Over the years with my various day jobs I’ve been lucky enough to visit most of Europe, Canada and over 30 of the 50 states. The first thing I do when arriving in a new city is check out the local comic book stores.

As a result I’ve visited hundreds of stores including most of the stores mentioned above; as well as way too many that fall at the other end of the scale.

The one store that tops my list, and already mentioned by a few people above, is AUSTIN BOOKS & COMICS – the largest and most diverse inventory of any store I’ve been in, and the friendliest most knowledgeable staff.

Better stores of my experience include:

DC area: Big Planet Comics
NYC: Hanley’s, hands down
Cambridge, MA: Million Year Picnic
LA: Golden Apple (tho I’ve not seen the new store)

I just discovered one a few weeks ago in State College, PA, called Comics Swap. Very nice diversity, kids section, GN section, manga wing, reading room, minimum of tsotchkes.

Ironically (or perhaps not), in Baltimore, the hometown of Diamond, I didn’t find a single decent comic shop; all the Geppi’s stores closed and every one left just happened to be moving or kept ridiculous hours.

Krypton Comics is THE best shop in Omaha. Stop in and see Dean.

Sioux City has a well-lit, nicely laid out shop, Acme Comics. A few years ago they won Best Retail Shop at SDCC. They will not sell anything close to mature to anyone not 18 or over. Too conservative IMO but at least they won’t catch any flak from a rampaging mother.

As previously mentioned, Mayhem Comics in both Des Moines & Ames is the best in the area.

Oak Leaf Comics in Mason City, IA is the best shop in northern Iowa with a good back issue selection and the biggest shop in Iowa.

Oklahoma City has some good shops, but the best one is New World Comics. Buck is a great guy who really knows his stuff and has one of the best back issue inventories I’ve seen.

Meltdown Comics and Golden Apple, both in L.A., are two of the best non-comics-reader friendly, well-lit, clean and well-organized shops I have ever seen. Great merchandising and appeal.

The best store that I have ever frequented is The DeeP in Huntsville, Alabama. The service is the best of any store (non-comics included) that I have ever used, and anything you are looking for they have or will get. Another store that I have visited while traveling that impressed me is Comics on the Green in Scranton, PA.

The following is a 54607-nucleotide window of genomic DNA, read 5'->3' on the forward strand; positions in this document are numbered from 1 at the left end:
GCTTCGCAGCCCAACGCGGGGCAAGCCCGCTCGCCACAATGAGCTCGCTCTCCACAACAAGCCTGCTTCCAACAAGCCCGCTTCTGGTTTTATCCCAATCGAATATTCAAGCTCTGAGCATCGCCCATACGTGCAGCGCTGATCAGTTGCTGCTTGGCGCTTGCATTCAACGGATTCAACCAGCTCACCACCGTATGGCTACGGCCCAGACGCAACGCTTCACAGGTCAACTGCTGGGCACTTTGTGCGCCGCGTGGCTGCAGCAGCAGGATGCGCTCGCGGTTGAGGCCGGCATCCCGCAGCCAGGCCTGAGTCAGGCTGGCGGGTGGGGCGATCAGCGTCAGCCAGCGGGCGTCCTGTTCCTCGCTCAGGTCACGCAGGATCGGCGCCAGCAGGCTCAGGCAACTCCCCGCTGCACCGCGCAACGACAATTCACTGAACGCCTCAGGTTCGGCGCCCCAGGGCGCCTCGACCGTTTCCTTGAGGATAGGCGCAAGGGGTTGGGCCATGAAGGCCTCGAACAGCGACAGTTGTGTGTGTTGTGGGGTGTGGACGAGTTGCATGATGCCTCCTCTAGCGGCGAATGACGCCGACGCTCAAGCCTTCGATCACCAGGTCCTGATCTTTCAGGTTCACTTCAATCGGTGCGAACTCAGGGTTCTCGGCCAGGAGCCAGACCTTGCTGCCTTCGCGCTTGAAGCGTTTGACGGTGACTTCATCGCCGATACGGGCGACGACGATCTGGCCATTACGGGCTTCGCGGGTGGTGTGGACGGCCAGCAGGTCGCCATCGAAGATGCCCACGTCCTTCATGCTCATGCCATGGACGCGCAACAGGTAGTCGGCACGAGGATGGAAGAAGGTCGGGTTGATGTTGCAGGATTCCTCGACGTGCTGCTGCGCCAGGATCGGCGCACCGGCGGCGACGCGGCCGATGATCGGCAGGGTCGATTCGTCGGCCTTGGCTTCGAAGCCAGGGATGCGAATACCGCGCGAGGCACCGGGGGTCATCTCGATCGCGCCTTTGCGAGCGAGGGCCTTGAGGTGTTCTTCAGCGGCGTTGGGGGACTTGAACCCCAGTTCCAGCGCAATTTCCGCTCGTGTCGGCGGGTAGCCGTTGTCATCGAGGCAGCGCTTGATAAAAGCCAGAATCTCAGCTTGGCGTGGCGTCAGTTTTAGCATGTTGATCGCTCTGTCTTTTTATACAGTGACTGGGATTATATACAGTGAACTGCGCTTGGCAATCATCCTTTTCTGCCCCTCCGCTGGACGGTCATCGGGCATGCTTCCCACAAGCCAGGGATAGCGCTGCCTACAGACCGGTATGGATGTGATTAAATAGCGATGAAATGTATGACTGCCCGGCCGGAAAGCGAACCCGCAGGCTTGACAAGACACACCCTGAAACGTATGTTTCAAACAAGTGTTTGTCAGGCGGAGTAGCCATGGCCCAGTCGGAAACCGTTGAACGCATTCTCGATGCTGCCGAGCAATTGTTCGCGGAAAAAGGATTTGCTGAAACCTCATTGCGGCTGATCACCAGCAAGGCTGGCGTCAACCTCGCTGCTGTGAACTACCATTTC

Newark, Delaware. Captain Bluehen! ‘Nuff said!

bridge city comics, portland, OR!!

I love this post. Matt’s account reminds me of my favorite comic shop here in Seattle. The owner just does so much for his customers it’s amazing. He puts on weekly Heroclix (and whatever else the kids are playing these days) tournaments, gives out tons of new movie passes, and generally just tries to promote the comics community as a whole.

It’s Dreamstrands Comics in the north end of Seattle.

I’ll add to the accolades for Austin Books. I used to shop there when I lived in Austin, and when I stopped in on a visit to the city a couple years ago, they had expanded, turning their already-impressive space into a veritable superstore! It’s really a great store.

I’ll also give props to my current local shop, Graham Crackers’ Comics in Naperville, Illinois. Graham Crackers has a chain of 8 or so stores in the Chicago suburbs, but the Naperville store is definitely the best one I’ve been to, with a friendly staff and a welcoming atmosphere. My wife likes coming in with me sometimes, and I often see kids there. It’s a great store.

And I have to mention the sentimental pick: Heroes Haven, in Roseburg, Oregon, where I grew up. For a small town, it’s a very well-stocked shop, and the owners are incredibly friendly, striking up conversations with anybody who walks in the door. I used to hang out there for hours when I was a teenager. I’ve run into Mike Allred there, since he is also from Roseburg, and the owner told me Gail Simone (who lives in northwest Oregon, I believe) occasionally stops in to shop. If you’re driving along I-5, consider stopping in and checking it out!

Ssalefish Comics and Toys and Silver Bullet Comics, both in Winston-Salem, NC (about an hour/hour and a half north of Charlotte) are great comic shops. It’s a little over an hour drive for me to go to both from where I live in Virginia, but it’s definately worth it.

near baltimore maryland, in pasadena there is a store called Fudd’s Rabbit Hole. its run by a dirty minded old man named Fudd (get the name now?) and its the only thing that keeps me from moving away from here. its on the small side, but Fudd can get you just about anything you want and his back stock is huge! if you’re ever in the area, look him up and come vist. Fudd is the only proprietor that will have the obligatory comic book arguments but not get down on you for what you do or dont like or why or why not something was good or bad. plus he has awsome prices on his collectibles.

There’s Comic Book Factory in Pasadena, great place. I drive 35 miles out of my way to go there when I can. Definitely House of Secrets in Burbank, CA, which is like 45 miles from where I live, but it’s a pretty cool place. And then there’s Another World in Eagle Rock, which is like a museum of my childhood in my former hometown.

My favortie shops are the guys at Ultimate Comics in Chapel Hill and Durham NC….they have jam packed stores and very spirited know of what they speak!!! mosttley matt